We stopped for lunch at Dracho and counted the 250 TA walkers who’d signed in since September. It had been a wet summer so we reckon there was probably enough water for everyone in the hut’s small tank, but in a dry summer things could be different. If the number of TA walkers keeps increasing at current rates it WILL be different.

One great addition to the two bunk hut is the new toilet, for obvious reasons.

Rescue Orange Gothic, Drachophyllum Hut.

Drachophyllum at Drachophyllum Hut.

After a good (big) drink and our usual cheese, marmite and cracker lunch we continued along the range and up to Pukematawai.

I splashed out on some battery and that song from The Sound of Music that shall remain nameless for now was swept away by the best disco song ever written, ‘Cool for Cats’ by Squeeze.

As we slowly wound our way out of the bush and up the many peaks to the top of the mountain, the strong and cold south-easterly winds that the forest had protected us from started to blow us about and cool us down.

Small peak. The track winds its way to the top.

We stopped, put on our gloves and hats, and turned our music off so that we could concentrate properly. Pukematawai and the taller Arete peak behind it dodged in and out of cloud as we climbed. Ahead of us a pair of hikers stood at the junction. Would they come our way? Or were they going to take our route to the two-bunk Arete Biv?

Park Valley, a glacial valley that falls away below Arete Peak. Note: Arete isn’t a maori name, it’s a French word meaning a sharp mountain ridge. Appropriately for us it comes from the Latin Arista, where it meant spine or fish bone.

Thankfully they headed down the mountain toward us.

Jack from Maine and Alisa from Connecticut would probably be the last Sobos we were to meet. They were a couple of speed demons having just completed a massive day before. It was cold as we swapped information and they had an appointment with an Interislander so our meeting didn’t last long. As they powered off down the island we sauntered up to the junction. We passed the turnoff and went on to Arete Biv. We were now off the official Te Araroa.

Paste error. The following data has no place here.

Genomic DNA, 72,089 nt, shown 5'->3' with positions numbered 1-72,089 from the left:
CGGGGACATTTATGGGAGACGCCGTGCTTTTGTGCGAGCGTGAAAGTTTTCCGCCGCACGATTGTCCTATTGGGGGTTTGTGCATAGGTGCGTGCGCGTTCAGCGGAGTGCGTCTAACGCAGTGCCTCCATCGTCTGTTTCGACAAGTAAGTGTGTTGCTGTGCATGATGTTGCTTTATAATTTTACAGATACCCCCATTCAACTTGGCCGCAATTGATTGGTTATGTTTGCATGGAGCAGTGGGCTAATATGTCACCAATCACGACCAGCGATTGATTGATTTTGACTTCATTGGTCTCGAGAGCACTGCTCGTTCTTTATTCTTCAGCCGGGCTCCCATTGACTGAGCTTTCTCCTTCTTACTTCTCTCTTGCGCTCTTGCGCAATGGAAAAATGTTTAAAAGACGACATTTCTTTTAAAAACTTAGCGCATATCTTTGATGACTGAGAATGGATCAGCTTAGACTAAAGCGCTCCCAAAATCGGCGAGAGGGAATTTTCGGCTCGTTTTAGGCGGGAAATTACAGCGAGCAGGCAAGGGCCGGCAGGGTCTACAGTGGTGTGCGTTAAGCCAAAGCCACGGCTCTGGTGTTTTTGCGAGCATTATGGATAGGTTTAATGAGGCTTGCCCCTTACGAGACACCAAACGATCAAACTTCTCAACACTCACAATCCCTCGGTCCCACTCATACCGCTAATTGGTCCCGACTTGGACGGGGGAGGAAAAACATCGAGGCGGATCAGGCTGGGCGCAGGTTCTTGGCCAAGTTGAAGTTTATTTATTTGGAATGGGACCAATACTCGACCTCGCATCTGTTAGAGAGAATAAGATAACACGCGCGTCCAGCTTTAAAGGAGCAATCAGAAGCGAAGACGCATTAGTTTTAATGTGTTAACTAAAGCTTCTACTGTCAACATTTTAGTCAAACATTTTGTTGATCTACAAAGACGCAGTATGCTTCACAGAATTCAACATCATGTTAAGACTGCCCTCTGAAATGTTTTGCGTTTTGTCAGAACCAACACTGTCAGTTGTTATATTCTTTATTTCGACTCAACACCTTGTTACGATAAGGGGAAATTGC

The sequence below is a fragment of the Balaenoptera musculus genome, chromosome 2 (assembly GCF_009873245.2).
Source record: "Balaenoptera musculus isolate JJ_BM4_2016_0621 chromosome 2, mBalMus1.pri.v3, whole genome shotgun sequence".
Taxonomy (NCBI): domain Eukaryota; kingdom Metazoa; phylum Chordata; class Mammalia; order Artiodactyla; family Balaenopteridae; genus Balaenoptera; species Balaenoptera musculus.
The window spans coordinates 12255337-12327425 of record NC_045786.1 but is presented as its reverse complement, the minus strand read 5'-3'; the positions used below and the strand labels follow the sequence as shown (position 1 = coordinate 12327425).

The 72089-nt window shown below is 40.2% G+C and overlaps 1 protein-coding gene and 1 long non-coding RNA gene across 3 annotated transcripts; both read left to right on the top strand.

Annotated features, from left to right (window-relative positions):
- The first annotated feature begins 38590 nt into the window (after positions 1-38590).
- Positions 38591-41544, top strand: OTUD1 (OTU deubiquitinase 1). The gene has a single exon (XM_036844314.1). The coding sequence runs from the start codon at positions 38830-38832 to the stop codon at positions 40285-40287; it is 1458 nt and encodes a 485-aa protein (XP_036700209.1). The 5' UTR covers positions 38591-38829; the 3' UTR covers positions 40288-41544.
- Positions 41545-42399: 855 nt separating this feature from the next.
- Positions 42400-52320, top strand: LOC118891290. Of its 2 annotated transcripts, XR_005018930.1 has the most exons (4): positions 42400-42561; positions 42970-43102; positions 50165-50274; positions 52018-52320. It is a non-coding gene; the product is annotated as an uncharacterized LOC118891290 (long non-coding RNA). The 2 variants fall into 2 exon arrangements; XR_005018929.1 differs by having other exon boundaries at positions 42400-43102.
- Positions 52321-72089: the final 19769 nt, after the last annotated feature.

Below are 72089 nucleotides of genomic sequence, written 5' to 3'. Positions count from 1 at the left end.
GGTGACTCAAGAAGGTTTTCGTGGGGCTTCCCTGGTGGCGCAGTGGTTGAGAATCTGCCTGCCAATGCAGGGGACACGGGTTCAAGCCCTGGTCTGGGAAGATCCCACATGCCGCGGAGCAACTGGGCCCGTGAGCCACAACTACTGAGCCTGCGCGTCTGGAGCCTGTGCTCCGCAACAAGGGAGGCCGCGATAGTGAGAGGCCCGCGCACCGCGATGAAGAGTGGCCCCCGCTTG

Our last Sobos? Te Araroa walkers Alisa and Jack.

The wind got stronger and the cloud became constant. It was freezing as we sunk down off the top of Arete Peak to the hut at 1460m. We were in complete whiteout conditions. To say that we got lost would be an overstatement, but we took a lot longer than the five minutes the DoC sign on the ridge above the hut suggested. Small poles that seemed to go in different directions and the occasional cairn, or ‘Ken’, as we started to call them, weren’t much help so we had to get out the GPS. It was a tricky end to an otherwise smooth day on the spine.

Climbing Pukematawai with the trail from Nichols Hut behind.

It was possibly colder inside the hut than outside, but at least we could take our wet gear off put all our dry clothes on and climb into our sleeping bags.

As the wind roared around us, one of us slept soundly through the night. One of us didn’t.

We had left the trail.

At a crossroads. Te Araroa left, the unknown right.

 

Wilderlife